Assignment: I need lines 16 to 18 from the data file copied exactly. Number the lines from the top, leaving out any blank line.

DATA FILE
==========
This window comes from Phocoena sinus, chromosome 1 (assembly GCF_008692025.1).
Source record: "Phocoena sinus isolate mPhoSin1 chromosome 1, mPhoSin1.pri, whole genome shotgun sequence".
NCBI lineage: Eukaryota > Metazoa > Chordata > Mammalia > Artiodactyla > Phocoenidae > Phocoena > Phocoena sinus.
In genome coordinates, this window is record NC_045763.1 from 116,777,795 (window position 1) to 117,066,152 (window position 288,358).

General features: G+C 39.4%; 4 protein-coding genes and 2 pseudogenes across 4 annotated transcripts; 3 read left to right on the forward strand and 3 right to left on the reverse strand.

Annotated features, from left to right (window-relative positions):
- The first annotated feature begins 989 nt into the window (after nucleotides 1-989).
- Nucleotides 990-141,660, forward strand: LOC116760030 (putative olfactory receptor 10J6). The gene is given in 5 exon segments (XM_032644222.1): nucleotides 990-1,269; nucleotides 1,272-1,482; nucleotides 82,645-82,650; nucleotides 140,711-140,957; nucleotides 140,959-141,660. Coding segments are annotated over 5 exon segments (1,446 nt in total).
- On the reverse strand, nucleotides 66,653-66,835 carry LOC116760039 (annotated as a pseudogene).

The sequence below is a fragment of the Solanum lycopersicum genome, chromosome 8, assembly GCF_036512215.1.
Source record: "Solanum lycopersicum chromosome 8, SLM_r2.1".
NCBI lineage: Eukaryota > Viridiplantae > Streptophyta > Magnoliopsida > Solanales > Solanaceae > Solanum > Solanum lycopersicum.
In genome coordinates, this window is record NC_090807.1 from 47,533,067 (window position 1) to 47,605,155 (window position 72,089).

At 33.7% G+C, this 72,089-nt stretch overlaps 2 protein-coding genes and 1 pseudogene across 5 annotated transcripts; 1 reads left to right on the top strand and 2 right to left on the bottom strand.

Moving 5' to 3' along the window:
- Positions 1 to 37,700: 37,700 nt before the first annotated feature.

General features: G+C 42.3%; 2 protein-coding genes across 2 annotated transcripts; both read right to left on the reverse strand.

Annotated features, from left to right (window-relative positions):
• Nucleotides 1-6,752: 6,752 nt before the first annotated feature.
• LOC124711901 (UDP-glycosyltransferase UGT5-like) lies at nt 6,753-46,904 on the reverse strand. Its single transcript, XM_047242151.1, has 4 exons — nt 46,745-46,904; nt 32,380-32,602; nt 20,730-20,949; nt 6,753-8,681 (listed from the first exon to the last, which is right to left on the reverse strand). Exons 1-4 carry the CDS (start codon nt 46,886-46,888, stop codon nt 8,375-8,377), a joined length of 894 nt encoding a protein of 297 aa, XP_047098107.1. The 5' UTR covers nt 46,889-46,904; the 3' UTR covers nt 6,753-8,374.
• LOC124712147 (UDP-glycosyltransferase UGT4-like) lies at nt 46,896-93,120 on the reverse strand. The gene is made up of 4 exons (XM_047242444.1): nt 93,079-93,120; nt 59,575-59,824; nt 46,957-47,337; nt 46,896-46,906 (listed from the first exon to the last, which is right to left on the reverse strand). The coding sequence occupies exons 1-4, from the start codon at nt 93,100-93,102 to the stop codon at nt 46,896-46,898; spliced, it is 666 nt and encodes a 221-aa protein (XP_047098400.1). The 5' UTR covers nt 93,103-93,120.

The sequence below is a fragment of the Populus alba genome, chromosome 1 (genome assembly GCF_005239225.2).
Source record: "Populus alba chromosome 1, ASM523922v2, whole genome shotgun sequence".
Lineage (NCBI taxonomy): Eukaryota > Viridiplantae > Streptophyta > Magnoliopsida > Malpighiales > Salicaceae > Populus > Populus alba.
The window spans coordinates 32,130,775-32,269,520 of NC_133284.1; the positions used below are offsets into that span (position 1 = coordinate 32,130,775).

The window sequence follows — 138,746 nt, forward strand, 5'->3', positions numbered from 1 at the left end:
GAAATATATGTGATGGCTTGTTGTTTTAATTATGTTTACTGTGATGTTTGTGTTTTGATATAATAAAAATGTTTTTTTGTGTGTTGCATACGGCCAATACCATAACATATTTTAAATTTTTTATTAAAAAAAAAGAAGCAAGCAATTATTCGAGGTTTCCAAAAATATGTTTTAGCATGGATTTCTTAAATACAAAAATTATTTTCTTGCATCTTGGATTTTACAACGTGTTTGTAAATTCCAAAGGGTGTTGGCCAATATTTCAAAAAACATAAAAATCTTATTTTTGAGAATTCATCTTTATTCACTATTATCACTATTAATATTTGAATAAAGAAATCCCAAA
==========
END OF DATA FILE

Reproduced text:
- Positions 1 to 37,700: 37,700 nt before the first annotated feature.

General features: G+C 42.3%; 2 protein-coding genes across 2 annotated transcripts; both read right to left on the reverse strand.

Annotated features, from left to right (window-relative positions):